Skip to content

THE DIGITAL LIFESTYLE

WWW's "historical" logo, created by ...

Image via Wikipedia

Over the past couple of years, I have been using “Web2.0 technology and it has changed how I and many others process and acquire information.  We use computers, smart phones, tablet and other devices to stay connected to the Internet.  A lot of people worry that we are too connected and that it has become a different reality than people have had in the past.  And it is.

I can talk to someone from Australia, China, England or California via Twitter, Skype or other forms of today’s technology.  We can read the local papers of those Countries (using one of the translate programs), to find out what they are actually saying there not the edited versions that we used to receive.

The old information strangle-holds are not able to keep up with the proliferations of new ways for common citizens to talk with each other on a world wide web.  So what does it mean to me:

  • I don’t buy the paper except for Sunday mornings
  • I don’t buy magazines to read
  • Very seldom do I sit to watch the news on TVor even TV shows (ESPN is about the only one),
  • The only time I listen to the radio is to and from work,
  • About half of the books I read for pleasure are in a digital format
  • I read blogs on various topics from around the globe
  • I participate in online discussions via Twitter that has educators from around the world participating
  • I can attend conferences virtually to get more and often better professional development
  • No longer do I have to worry about which computer am I on, because about 70% of my work is now done in the “cloud”
  • Games are available to play and I can go into online worlds World of WarCraft, Second Life etc., if I get bored with just working or reading online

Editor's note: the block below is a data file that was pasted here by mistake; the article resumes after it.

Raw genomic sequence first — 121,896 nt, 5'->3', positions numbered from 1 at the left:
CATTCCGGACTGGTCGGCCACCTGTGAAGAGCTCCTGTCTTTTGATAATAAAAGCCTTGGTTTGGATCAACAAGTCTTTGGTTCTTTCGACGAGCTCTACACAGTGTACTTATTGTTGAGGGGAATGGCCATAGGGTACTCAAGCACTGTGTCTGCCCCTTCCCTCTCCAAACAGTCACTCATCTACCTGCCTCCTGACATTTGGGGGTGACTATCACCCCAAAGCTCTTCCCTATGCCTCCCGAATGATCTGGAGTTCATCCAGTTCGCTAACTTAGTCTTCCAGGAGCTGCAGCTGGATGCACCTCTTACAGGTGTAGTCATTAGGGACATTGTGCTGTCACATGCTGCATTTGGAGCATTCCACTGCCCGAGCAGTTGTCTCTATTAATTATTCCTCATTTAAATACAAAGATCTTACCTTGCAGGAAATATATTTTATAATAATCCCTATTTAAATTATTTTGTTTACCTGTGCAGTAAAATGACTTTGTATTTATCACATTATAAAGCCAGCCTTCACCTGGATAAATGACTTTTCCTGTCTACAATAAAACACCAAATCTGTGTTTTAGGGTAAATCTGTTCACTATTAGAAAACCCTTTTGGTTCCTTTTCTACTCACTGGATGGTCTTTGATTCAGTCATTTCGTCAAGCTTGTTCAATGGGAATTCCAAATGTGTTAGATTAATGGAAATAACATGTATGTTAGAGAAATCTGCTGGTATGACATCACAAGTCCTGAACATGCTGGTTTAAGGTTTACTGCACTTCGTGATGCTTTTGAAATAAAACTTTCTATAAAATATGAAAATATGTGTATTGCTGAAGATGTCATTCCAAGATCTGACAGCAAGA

These are just a parts of my digital life and I do it from the comfort of my home.  I am not out and about every night attempting to find or do these things.  Most of them I could not do if I did not have access to what we have come to call the Internet.

Over the course of the last couple of years I come to expect to have information delivered to me by way of Twitter, my iGoogle start page, YouTube, Google Reader, from an email subscription or in my Apple RSS feed.  Simply stated, instead of me having to go and find new information or news, I expect it to come to me.  Research is a different story but with search engines like Google, Bing and the rest; finding stuff is easy, sorting what is useful or accurate has become the issue.

This seems to concern and/or surprise many people that I am going so far into the digital information age so easily and quickly.  I am supposedly too old to be comfortable with this digital lifestyle according to the “experts” or those who want to use stereotypes.

I may not be a “Digital Native”, but I have grown old using computers since they became Personal Computers and think I have a pretty good idea of how to use them effectively and much of the time I believe that I am a lot more comfortable with them than many so-called digital natives.

So stereotyping that goes on for many of us older digital immigrants is rather inaccurate.

I have made getting and using information digitally an integral part of my life not an add-on.  For me it is just easier to process the vast amounts of information available  in today’s world by doing it digitally.  Does this mean I do not have a life beyond my computer, no.  I still have a wife and family, I have a great job as a teacher, I am starting to workout again and have the honey-doo lists just like everyone else to complete.

I believe that the digital lifestyle allows me to get more done and be more knowledgeable  about a wider range of subject than I would have been in another era. But I do monitor how much and what I do online to avoid the trap of information/digital overload, I just think it is best practice.

Now that I am starting to integrate the digital “lifestyle into my teaching, not just use tech as a “neat thing” and I can’t wait to see where that leads me.   I guess it goes back to what I told my students during the first couple of days of school:  “I am a geek and I love teaching and using computers.”

Strange how the world turns isn’t it, in the past when I was called a geek or a nerd it was used as an negative term and I used to bristle about it, now I call myself one.

“There is no try, only do.” – Yoda

Advertisements
%d bloggers like this: